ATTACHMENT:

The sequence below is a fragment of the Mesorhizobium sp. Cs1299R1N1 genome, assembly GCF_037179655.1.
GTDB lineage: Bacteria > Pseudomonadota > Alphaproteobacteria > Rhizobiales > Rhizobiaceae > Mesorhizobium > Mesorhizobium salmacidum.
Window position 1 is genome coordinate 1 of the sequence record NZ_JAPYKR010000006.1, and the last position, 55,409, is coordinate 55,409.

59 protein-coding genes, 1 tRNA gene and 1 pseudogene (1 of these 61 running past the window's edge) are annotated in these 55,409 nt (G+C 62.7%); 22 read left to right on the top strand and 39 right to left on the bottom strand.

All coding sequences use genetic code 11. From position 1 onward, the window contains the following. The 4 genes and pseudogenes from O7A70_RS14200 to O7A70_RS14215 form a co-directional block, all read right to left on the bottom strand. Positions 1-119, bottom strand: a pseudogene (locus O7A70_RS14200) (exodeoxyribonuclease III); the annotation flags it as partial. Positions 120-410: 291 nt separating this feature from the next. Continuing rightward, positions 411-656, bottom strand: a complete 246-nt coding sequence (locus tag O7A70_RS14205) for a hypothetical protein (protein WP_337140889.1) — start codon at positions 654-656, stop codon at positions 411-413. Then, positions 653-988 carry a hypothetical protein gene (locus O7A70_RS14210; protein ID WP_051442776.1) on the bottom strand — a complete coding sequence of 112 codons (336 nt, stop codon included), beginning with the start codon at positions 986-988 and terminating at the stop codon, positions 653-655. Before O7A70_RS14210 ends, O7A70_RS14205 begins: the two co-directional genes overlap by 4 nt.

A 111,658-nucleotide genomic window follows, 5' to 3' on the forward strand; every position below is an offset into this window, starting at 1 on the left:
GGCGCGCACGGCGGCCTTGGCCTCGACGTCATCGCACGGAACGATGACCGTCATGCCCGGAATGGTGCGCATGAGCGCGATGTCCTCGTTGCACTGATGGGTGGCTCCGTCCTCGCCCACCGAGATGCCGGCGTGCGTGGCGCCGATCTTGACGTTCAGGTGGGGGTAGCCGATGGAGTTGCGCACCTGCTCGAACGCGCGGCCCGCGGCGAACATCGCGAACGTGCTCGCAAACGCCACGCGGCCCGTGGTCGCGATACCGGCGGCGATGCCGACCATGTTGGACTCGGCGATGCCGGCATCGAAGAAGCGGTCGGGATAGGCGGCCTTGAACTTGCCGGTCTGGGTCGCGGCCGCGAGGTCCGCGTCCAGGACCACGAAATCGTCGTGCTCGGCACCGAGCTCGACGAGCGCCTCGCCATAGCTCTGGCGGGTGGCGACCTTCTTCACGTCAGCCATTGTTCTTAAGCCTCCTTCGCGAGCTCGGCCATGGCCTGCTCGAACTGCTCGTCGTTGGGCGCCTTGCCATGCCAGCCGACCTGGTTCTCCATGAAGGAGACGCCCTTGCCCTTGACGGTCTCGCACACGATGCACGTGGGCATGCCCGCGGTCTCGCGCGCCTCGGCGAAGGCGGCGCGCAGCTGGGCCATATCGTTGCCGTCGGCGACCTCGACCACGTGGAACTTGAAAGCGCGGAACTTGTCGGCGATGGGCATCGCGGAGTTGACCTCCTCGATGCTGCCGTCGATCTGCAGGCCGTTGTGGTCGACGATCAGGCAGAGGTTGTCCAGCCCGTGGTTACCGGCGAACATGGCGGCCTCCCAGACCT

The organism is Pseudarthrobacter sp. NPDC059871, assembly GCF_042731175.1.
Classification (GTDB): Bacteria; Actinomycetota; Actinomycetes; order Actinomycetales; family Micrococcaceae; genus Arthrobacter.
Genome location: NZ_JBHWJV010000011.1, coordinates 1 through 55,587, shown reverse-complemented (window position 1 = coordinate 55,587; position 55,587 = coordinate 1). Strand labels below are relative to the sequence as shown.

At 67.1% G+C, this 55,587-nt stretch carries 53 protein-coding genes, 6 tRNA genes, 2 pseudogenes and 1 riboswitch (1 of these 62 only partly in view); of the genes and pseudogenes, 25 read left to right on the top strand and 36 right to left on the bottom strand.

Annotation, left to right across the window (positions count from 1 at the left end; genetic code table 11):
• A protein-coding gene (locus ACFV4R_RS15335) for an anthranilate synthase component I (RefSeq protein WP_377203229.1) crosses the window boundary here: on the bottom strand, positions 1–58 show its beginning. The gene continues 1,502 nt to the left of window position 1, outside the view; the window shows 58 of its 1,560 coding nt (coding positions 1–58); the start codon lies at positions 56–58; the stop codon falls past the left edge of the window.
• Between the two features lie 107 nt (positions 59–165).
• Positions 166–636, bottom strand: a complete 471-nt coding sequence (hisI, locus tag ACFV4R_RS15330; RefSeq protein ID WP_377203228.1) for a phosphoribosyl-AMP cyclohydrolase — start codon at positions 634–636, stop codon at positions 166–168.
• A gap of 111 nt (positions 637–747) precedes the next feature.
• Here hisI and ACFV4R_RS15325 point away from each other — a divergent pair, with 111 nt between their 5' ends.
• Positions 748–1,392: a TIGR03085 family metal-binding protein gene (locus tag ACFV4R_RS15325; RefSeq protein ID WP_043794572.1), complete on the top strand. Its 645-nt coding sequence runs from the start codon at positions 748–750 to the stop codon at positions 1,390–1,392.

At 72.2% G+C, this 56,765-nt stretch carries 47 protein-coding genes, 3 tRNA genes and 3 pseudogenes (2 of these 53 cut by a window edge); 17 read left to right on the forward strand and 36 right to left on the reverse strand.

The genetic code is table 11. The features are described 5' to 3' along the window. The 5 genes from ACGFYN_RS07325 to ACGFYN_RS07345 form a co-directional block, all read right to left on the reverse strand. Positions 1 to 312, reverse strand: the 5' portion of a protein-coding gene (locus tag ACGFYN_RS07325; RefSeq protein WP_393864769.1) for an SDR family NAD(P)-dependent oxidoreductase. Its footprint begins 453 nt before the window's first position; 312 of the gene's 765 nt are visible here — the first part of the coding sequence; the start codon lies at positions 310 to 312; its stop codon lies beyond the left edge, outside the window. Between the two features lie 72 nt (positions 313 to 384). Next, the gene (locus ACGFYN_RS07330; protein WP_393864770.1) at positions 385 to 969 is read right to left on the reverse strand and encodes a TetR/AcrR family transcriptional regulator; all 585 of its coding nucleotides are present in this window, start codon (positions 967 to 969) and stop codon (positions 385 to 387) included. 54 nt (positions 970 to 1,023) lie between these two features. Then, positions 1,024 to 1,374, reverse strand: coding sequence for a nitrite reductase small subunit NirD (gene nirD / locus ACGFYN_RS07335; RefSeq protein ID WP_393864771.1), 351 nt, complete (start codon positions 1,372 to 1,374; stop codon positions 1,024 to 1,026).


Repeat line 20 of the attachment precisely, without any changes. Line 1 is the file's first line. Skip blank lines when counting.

The genetic code is table 11. The features are described 5' to 3' along the window. The 5 genes from ACGFYN_RS07325 to ACGFYN_RS07345 form a co-directional block, all read right to left on the reverse strand. Positions 1 to 312, reverse strand: the 5' portion of a protein-coding gene (locus tag ACGFYN_RS07325; RefSeq protein WP_393864769.1) for an SDR family NAD(P)-dependent oxidoreductase. Its footprint begins 453 nt before the window's first position; 312 of the gene's 765 nt are visible here — the first part of the coding sequence; the start codon lies at positions 310 to 312; its stop codon lies beyond the left edge, outside the window. Between the two features lie 72 nt (positions 313 to 384). Next, the gene (locus ACGFYN_RS07330; protein WP_393864770.1) at positions 385 to 969 is read right to left on the reverse strand and encodes a TetR/AcrR family transcriptional regulator; all 585 of its coding nucleotides are present in this window, start codon (positions 967 to 969) and stop codon (positions 385 to 387) included. 54 nt (positions 970 to 1,023) lie between these two features. Then, positions 1,024 to 1,374, reverse strand: coding sequence for a nitrite reductase small subunit NirD (gene nirD / locus ACGFYN_RS07335; RefSeq protein ID WP_393864771.1), 351 nt, complete (start codon positions 1,372 to 1,374; stop codon positions 1,024 to 1,026).